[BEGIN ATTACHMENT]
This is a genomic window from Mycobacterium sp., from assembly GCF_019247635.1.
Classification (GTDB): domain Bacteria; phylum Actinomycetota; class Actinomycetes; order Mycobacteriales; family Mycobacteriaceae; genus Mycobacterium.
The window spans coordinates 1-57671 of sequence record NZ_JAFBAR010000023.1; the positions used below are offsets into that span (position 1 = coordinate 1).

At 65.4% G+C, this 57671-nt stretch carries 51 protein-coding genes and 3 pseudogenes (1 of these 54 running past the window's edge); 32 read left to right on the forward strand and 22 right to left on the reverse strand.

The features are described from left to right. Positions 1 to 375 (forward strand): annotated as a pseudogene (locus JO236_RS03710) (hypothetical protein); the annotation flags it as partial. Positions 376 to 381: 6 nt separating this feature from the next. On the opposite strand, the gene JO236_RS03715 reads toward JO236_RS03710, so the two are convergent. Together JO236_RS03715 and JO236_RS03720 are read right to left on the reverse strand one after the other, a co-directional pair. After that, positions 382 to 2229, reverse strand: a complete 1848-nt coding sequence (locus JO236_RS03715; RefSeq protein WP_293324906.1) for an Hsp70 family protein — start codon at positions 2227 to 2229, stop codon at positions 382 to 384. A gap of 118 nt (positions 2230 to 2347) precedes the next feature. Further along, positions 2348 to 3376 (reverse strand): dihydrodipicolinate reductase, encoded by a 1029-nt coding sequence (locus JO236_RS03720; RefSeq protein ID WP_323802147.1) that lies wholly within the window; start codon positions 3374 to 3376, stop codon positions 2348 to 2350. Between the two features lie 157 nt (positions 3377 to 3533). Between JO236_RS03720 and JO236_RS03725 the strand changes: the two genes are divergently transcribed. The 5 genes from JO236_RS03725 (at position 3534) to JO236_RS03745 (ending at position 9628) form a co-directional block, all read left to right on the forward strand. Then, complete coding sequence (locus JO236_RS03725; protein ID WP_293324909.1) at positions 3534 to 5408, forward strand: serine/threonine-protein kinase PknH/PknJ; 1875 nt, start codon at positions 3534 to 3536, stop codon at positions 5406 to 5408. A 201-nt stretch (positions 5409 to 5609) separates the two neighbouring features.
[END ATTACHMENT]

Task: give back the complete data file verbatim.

This is a genomic window from Mycobacterium sp., from assembly GCF_019247635.1.
Classification (GTDB): domain Bacteria; phylum Actinomycetota; class Actinomycetes; order Mycobacteriales; family Mycobacteriaceae; genus Mycobacterium.
The window spans coordinates 1-57671 of sequence record NZ_JAFBAR010000023.1; the positions used below are offsets into that span (position 1 = coordinate 1).

At 65.4% G+C, this 57671-nt stretch carries 51 protein-coding genes and 3 pseudogenes (1 of these 54 running past the window's edge); 32 read left to right on the forward strand and 22 right to left on the reverse strand.

The features are described from left to right. Positions 1 to 375 (forward strand): annotated as a pseudogene (locus JO236_RS03710) (hypothetical protein); the annotation flags it as partial. Positions 376 to 381: 6 nt separating this feature from the next. On the opposite strand, the gene JO236_RS03715 reads toward JO236_RS03710, so the two are convergent. Together JO236_RS03715 and JO236_RS03720 are read right to left on the reverse strand one after the other, a co-directional pair. After that, positions 382 to 2229, reverse strand: a complete 1848-nt coding sequence (locus JO236_RS03715; RefSeq protein WP_293324906.1) for an Hsp70 family protein — start codon at positions 2227 to 2229, stop codon at positions 382 to 384. A gap of 118 nt (positions 2230 to 2347) precedes the next feature. Further along, positions 2348 to 3376 (reverse strand): dihydrodipicolinate reductase, encoded by a 1029-nt coding sequence (locus JO236_RS03720; RefSeq protein ID WP_323802147.1) that lies wholly within the window; start codon positions 3374 to 3376, stop codon positions 2348 to 2350. Between the two features lie 157 nt (positions 3377 to 3533). Between JO236_RS03720 and JO236_RS03725 the strand changes: the two genes are divergently transcribed. The 5 genes from JO236_RS03725 (at position 3534) to JO236_RS03745 (ending at position 9628) form a co-directional block, all read left to right on the forward strand. Then, complete coding sequence (locus JO236_RS03725; protein ID WP_293324909.1) at positions 3534 to 5408, forward strand: serine/threonine-protein kinase PknH/PknJ; 1875 nt, start codon at positions 3534 to 3536, stop codon at positions 5406 to 5408. A 201-nt stretch (positions 5409 to 5609) separates the two neighbouring features.